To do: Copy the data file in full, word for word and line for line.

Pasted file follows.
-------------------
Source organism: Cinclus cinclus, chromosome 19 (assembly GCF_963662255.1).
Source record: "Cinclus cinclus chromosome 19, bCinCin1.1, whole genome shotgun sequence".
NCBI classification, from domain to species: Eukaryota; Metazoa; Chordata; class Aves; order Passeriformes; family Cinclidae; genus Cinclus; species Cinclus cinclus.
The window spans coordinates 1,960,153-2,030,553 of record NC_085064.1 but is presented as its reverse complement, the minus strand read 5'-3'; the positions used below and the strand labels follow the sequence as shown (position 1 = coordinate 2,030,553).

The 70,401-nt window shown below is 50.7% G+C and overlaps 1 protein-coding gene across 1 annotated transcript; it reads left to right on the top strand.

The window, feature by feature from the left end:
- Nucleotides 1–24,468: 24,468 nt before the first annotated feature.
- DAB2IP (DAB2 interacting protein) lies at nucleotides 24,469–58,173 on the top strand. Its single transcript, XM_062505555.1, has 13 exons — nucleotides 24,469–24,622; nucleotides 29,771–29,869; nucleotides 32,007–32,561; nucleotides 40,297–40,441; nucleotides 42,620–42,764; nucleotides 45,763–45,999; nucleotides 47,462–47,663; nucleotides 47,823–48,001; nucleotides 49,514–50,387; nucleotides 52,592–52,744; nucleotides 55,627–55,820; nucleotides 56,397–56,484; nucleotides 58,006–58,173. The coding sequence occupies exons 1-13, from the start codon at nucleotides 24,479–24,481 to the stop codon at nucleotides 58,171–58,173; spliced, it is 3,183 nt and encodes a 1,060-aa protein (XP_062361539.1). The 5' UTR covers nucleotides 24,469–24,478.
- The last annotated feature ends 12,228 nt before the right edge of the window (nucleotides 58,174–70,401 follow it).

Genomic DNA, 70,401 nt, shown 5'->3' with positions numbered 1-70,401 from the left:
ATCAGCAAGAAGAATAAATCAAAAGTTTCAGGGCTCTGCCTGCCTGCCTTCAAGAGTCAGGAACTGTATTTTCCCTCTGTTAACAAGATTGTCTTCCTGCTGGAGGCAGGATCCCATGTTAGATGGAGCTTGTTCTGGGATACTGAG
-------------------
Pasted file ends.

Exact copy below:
Source organism: Cinclus cinclus, chromosome 19 (assembly GCF_963662255.1).
Source record: "Cinclus cinclus chromosome 19, bCinCin1.1, whole genome shotgun sequence".
NCBI classification, from domain to species: Eukaryota; Metazoa; Chordata; class Aves; order Passeriformes; family Cinclidae; genus Cinclus; species Cinclus cinclus.
The window spans coordinates 1,960,153-2,030,553 of record NC_085064.1 but is presented as its reverse complement, the minus strand read 5'-3'; the positions used below and the strand labels follow the sequence as shown (position 1 = coordinate 2,030,553).

The 70,401-nt window shown below is 50.7% G+C and overlaps 1 protein-coding gene across 1 annotated transcript; it reads left to right on the top strand.

The window, feature by feature from the left end:
- Nucleotides 1–24,468: 24,468 nt before the first annotated feature.
- DAB2IP (DAB2 interacting protein) lies at nucleotides 24,469–58,173 on the top strand. Its single transcript, XM_062505555.1, has 13 exons — nucleotides 24,469–24,622; nucleotides 29,771–29,869; nucleotides 32,007–32,561; nucleotides 40,297–40,441; nucleotides 42,620–42,764; nucleotides 45,763–45,999; nucleotides 47,462–47,663; nucleotides 47,823–48,001; nucleotides 49,514–50,387; nucleotides 52,592–52,744; nucleotides 55,627–55,820; nucleotides 56,397–56,484; nucleotides 58,006–58,173. The coding sequence occupies exons 1-13, from the start codon at nucleotides 24,479–24,481 to the stop codon at nucleotides 58,171–58,173; spliced, it is 3,183 nt and encodes a 1,060-aa protein (XP_062361539.1). The 5' UTR covers nucleotides 24,469–24,478.
- The last annotated feature ends 12,228 nt before the right edge of the window (nucleotides 58,174–70,401 follow it).

Genomic DNA, 70,401 nt, shown 5'->3' with positions numbered 1-70,401 from the left:
ATCAGCAAGAAGAATAAATCAAAAGTTTCAGGGCTCTGCCTGCCTGCCTTCAAGAGTCAGGAACTGTATTTTCCCTCTGTTAACAAGATTGTCTTCCTGCTGGAGGCAGGATCCCATGTTAGATGGAGCTTGTTCTGGGATACTGAG